You take a transformer ( ring-trafo or a usual trafo of bigger size - at least 100 Watt ) measure with a analoge-Ohm-Meter  the primary until the scaler has reached his final position. Then - and you have to do this very quick in about 2 seconds  - you disconnect the probes and measure again but this time with changed probe- position on the leads. Tell me what you see.


Regards

Kator


Offline Kator01

  • Hero Member
  • *****
  • Posts: 829
Re: A truly overunity Transformer / Meg
« Reply #59 on: November 01, 2008, 12:04:54 AM »
Hi Getca,

lol !
why I asked you if you are frowning is because you just put these three images  ??? ??? ??? without any further
comments.

No, I don not question your results but just want to make it sure you use correct measurement-values.

Why not bulbs ? Because it is of no advantage since they have a non-linear inner resistance depending on voltage and current : you have to measure in the same way - as you stated wiht scope

1) Current
2) Voltage

to find the actual power

Many inventors just use the brightness of an incandescant bulb for cop > 1- proof.  And I assume you know this here :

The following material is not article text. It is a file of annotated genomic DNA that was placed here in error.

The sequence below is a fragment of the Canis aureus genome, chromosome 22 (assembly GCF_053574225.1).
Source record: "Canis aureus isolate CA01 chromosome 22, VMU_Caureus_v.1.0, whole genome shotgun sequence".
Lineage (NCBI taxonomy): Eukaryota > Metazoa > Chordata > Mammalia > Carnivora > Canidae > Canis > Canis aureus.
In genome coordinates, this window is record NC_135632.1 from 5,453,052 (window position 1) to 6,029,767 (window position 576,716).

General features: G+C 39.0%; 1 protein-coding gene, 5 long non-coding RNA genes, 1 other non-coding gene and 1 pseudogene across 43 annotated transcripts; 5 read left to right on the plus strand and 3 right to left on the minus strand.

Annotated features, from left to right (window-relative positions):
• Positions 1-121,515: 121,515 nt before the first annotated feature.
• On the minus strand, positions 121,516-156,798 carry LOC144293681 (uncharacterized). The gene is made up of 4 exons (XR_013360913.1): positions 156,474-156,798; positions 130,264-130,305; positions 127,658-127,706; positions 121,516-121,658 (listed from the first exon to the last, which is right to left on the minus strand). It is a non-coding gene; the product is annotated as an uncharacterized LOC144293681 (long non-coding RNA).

http://en.wikipedia.org/wiki/Incandescent_light_bulb


Go to paragraph : Electrical characteritics

... and understand that you can - for example - have verly large current at lower voltage ( bulb is dark ) and lower current at higher Voltage ( bulb is lit ) but wattage is bigger in the dark input-bulb.

In order to have proof it is a must to use normal resistors and not bulbs.

I do stress this subject here because in one of the videos he showed  three bulbs in series lit up by the MEG.

Regards

Kator







Free Energy | searching for free energy and discussing free energy

Re: A truly overunity Transformer / Meg
« Reply #59 on: November 01, 2008, 12:04:54 AM »

 

Share this topic to your favourite Social and Bookmark site

Please SHARE this topic at: